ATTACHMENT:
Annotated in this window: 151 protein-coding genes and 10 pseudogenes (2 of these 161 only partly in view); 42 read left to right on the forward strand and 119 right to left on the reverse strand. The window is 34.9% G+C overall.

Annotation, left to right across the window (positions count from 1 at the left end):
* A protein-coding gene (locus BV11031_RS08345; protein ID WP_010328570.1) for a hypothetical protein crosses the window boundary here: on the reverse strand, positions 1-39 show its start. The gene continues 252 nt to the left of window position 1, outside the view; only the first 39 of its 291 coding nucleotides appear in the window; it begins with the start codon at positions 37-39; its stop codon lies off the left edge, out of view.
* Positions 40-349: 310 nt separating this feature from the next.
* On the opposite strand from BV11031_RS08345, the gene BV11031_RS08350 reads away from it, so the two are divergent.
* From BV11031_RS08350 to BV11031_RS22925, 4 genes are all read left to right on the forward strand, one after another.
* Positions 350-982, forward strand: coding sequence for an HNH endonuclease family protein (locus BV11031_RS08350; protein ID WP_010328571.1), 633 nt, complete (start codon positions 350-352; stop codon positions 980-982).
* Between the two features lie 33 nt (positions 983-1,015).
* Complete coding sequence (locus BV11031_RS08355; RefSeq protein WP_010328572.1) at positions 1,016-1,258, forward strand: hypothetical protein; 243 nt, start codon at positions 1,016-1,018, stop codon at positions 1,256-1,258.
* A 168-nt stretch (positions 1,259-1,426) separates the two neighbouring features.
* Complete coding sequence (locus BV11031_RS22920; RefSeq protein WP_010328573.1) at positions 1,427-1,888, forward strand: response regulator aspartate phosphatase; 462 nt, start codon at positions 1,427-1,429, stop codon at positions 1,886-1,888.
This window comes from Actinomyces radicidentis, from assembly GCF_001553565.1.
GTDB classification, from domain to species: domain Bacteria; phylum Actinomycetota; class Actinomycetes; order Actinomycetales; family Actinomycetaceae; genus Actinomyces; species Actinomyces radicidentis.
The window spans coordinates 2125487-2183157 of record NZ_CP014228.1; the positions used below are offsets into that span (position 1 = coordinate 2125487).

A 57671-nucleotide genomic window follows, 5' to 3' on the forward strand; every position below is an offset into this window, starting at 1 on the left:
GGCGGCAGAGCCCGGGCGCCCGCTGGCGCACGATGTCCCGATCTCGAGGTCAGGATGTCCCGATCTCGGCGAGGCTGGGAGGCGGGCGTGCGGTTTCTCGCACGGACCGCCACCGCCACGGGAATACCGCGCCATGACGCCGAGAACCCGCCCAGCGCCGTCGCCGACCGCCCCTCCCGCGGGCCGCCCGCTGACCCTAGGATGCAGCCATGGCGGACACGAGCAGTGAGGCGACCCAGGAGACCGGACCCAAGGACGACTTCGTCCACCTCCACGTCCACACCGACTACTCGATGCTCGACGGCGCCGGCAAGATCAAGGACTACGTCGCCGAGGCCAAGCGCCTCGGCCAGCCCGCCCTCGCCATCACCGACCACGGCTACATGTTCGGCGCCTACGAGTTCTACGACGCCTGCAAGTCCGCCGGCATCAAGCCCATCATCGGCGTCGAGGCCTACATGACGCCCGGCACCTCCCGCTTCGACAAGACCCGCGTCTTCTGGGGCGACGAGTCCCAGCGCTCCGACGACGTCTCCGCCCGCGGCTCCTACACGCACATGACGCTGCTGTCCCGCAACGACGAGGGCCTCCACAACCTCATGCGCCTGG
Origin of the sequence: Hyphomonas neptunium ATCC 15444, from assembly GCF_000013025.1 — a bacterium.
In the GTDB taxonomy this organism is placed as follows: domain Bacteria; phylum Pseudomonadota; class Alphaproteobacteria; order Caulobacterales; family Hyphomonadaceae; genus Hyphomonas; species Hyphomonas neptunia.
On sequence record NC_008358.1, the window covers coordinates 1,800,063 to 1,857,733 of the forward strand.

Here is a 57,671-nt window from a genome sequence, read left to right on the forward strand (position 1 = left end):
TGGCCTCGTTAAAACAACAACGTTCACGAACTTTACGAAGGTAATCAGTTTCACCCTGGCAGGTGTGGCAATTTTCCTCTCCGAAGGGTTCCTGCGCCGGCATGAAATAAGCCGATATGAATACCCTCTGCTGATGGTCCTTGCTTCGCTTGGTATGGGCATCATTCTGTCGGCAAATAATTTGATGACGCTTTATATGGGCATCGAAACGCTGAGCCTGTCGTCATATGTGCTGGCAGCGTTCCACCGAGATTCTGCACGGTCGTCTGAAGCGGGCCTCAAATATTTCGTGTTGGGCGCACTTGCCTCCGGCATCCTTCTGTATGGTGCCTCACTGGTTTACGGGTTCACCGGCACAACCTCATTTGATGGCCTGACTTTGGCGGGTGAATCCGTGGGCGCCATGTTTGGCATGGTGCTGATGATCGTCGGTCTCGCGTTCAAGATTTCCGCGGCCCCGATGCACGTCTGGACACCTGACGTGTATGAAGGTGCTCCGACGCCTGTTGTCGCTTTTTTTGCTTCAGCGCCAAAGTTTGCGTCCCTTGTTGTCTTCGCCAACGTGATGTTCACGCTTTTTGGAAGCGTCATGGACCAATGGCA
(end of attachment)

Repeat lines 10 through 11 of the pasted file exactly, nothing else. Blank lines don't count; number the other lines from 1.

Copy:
* A 168-nt stretch (positions 1,259-1,426) separates the two neighbouring features.
* Complete coding sequence (locus BV11031_RS22920; RefSeq protein WP_010328573.1) at positions 1,427-1,888, forward strand: response regulator aspartate phosphatase; 462 nt, start codon at positions 1,427-1,429, stop codon at positions 1,886-1,888.